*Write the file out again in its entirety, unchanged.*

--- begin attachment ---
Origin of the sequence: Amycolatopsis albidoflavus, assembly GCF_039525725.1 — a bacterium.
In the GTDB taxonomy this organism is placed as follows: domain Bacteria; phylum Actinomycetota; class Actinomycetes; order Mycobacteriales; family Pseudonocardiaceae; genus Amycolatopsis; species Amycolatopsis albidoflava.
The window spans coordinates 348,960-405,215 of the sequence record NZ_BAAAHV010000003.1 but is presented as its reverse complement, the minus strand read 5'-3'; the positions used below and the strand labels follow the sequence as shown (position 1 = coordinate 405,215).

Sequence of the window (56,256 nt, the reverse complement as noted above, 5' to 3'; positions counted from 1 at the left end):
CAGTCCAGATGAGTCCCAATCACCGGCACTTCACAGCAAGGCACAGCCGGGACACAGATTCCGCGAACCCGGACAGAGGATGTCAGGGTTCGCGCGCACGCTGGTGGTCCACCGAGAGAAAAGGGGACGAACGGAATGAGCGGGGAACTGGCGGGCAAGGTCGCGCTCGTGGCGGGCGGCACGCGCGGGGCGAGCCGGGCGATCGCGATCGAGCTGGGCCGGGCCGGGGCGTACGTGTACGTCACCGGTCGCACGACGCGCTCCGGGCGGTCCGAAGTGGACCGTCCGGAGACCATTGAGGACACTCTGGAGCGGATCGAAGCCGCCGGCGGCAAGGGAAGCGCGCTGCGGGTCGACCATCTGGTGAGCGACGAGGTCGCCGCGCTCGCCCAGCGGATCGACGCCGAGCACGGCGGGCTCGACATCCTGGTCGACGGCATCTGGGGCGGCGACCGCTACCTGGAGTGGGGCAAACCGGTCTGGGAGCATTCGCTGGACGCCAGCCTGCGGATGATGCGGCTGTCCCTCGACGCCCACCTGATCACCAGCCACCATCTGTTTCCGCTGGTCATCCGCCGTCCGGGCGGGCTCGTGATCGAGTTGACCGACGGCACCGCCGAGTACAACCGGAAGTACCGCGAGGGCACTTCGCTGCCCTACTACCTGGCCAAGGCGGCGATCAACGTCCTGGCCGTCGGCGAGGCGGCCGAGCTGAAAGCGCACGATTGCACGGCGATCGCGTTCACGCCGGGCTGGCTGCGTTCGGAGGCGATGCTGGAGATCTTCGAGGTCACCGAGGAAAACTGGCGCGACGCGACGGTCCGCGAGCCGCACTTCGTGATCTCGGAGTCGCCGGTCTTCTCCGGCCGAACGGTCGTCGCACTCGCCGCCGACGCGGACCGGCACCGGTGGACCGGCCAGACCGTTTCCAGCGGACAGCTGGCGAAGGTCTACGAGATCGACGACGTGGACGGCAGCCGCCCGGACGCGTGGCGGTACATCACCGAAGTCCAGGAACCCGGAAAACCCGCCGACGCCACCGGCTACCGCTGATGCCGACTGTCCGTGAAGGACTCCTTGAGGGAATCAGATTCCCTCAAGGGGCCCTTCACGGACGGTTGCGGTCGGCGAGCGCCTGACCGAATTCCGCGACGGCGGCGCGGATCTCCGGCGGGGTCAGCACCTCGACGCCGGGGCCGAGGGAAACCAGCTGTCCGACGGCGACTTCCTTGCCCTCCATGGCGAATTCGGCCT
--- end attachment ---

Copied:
Origin of the sequence: Amycolatopsis albidoflavus, assembly GCF_039525725.1 — a bacterium.
In the GTDB taxonomy this organism is placed as follows: domain Bacteria; phylum Actinomycetota; class Actinomycetes; order Mycobacteriales; family Pseudonocardiaceae; genus Amycolatopsis; species Amycolatopsis albidoflava.
The window spans coordinates 348,960-405,215 of the sequence record NZ_BAAAHV010000003.1 but is presented as its reverse complement, the minus strand read 5'-3'; the positions used below and the strand labels follow the sequence as shown (position 1 = coordinate 405,215).

Sequence of the window (56,256 nt, the reverse complement as noted above, 5' to 3'; positions counted from 1 at the left end):
CAGTCCAGATGAGTCCCAATCACCGGCACTTCACAGCAAGGCACAGCCGGGACACAGATTCCGCGAACCCGGACAGAGGATGTCAGGGTTCGCGCGCACGCTGGTGGTCCACCGAGAGAAAAGGGGACGAACGGAATGAGCGGGGAACTGGCGGGCAAGGTCGCGCTCGTGGCGGGCGGCACGCGCGGGGCGAGCCGGGCGATCGCGATCGAGCTGGGCCGGGCCGGGGCGTACGTGTACGTCACCGGTCGCACGACGCGCTCCGGGCGGTCCGAAGTGGACCGTCCGGAGACCATTGAGGACACTCTGGAGCGGATCGAAGCCGCCGGCGGCAAGGGAAGCGCGCTGCGGGTCGACCATCTGGTGAGCGACGAGGTCGCCGCGCTCGCCCAGCGGATCGACGCCGAGCACGGCGGGCTCGACATCCTGGTCGACGGCATCTGGGGCGGCGACCGCTACCTGGAGTGGGGCAAACCGGTCTGGGAGCATTCGCTGGACGCCAGCCTGCGGATGATGCGGCTGTCCCTCGACGCCCACCTGATCACCAGCCACCATCTGTTTCCGCTGGTCATCCGCCGTCCGGGCGGGCTCGTGATCGAGTTGACCGACGGCACCGCCGAGTACAACCGGAAGTACCGCGAGGGCACTTCGCTGCCCTACTACCTGGCCAAGGCGGCGATCAACGTCCTGGCCGTCGGCGAGGCGGCCGAGCTGAAAGCGCACGATTGCACGGCGATCGCGTTCACGCCGGGCTGGCTGCGTTCGGAGGCGATGCTGGAGATCTTCGAGGTCACCGAGGAAAACTGGCGCGACGCGACGGTCCGCGAGCCGCACTTCGTGATCTCGGAGTCGCCGGTCTTCTCCGGCCGAACGGTCGTCGCACTCGCCGCCGACGCGGACCGGCACCGGTGGACCGGCCAGACCGTTTCCAGCGGACAGCTGGCGAAGGTCTACGAGATCGACGACGTGGACGGCAGCCGCCCGGACGCGTGGCGGTACATCACCGAAGTCCAGGAACCCGGAAAACCCGCCGACGCCACCGGCTACCGCTGATGCCGACTGTCCGTGAAGGACTCCTTGAGGGAATCAGATTCCCTCAAGGGGCCCTTCACGGACGGTTGCGGTCGGCGAGCGCCTGACCGAATTCCGCGACGGCGGCGCGGATCTCCGGCGGGGTCAGCACCTCGACGCCGGGGCCGAGGGAAACCAGCTGTCCGACGGCGACTTCCTTGCCCTCCATGGCGAATTCGGCCT